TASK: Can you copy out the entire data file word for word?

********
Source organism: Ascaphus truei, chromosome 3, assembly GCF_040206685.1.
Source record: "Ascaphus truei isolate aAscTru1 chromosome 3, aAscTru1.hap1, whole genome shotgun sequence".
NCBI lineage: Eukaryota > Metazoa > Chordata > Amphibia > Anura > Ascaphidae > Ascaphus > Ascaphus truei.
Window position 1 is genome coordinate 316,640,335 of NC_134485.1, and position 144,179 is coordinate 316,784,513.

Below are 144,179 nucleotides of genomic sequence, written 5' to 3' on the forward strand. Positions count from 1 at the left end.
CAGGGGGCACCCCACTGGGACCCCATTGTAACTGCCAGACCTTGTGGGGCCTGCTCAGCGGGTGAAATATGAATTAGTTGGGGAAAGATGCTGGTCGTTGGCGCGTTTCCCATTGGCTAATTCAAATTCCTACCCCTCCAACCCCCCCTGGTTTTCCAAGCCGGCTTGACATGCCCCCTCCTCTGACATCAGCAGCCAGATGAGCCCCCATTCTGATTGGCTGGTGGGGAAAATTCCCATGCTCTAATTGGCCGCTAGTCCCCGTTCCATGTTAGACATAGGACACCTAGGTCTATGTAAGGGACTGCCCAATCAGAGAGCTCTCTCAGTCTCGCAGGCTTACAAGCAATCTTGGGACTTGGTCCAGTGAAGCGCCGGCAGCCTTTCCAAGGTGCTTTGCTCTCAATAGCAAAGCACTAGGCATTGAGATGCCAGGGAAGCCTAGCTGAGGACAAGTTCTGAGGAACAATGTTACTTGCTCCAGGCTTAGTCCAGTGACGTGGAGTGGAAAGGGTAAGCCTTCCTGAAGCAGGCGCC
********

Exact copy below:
Source organism: Ascaphus truei, chromosome 3, assembly GCF_040206685.1.
Source record: "Ascaphus truei isolate aAscTru1 chromosome 3, aAscTru1.hap1, whole genome shotgun sequence".
NCBI lineage: Eukaryota > Metazoa > Chordata > Amphibia > Anura > Ascaphidae > Ascaphus > Ascaphus truei.
Window position 1 is genome coordinate 316,640,335 of NC_134485.1, and position 144,179 is coordinate 316,784,513.

Below are 144,179 nucleotides of genomic sequence, written 5' to 3' on the forward strand. Positions count from 1 at the left end.
CAGGGGGCACCCCACTGGGACCCCATTGTAACTGCCAGACCTTGTGGGGCCTGCTCAGCGGGTGAAATATGAATTAGTTGGGGAAAGATGCTGGTCGTTGGCGCGTTTCCCATTGGCTAATTCAAATTCCTACCCCTCCAACCCCCCCTGGTTTTCCAAGCCGGCTTGACATGCCCCCTCCTCTGACATCAGCAGCCAGATGAGCCCCCATTCTGATTGGCTGGTGGGGAAAATTCCCATGCTCTAATTGGCCGCTAGTCCCCGTTCCATGTTAGACATAGGACACCTAGGTCTATGTAAGGGACTGCCCAATCAGAGAGCTCTCTCAGTCTCGCAGGCTTACAAGCAATCTTGGGACTTGGTCCAGTGAAGCGCCGGCAGCCTTTCCAAGGTGCTTTGCTCTCAATAGCAAAGCACTAGGCATTGAGATGCCAGGGAAGCCTAGCTGAGGACAAGTTCTGAGGAACAATGTTACTTGCTCCAGGCTTAGTCCAGTGACGTGGAGTGGAAAGGGTAAGCCTTCCTGAAGCAGGCGCC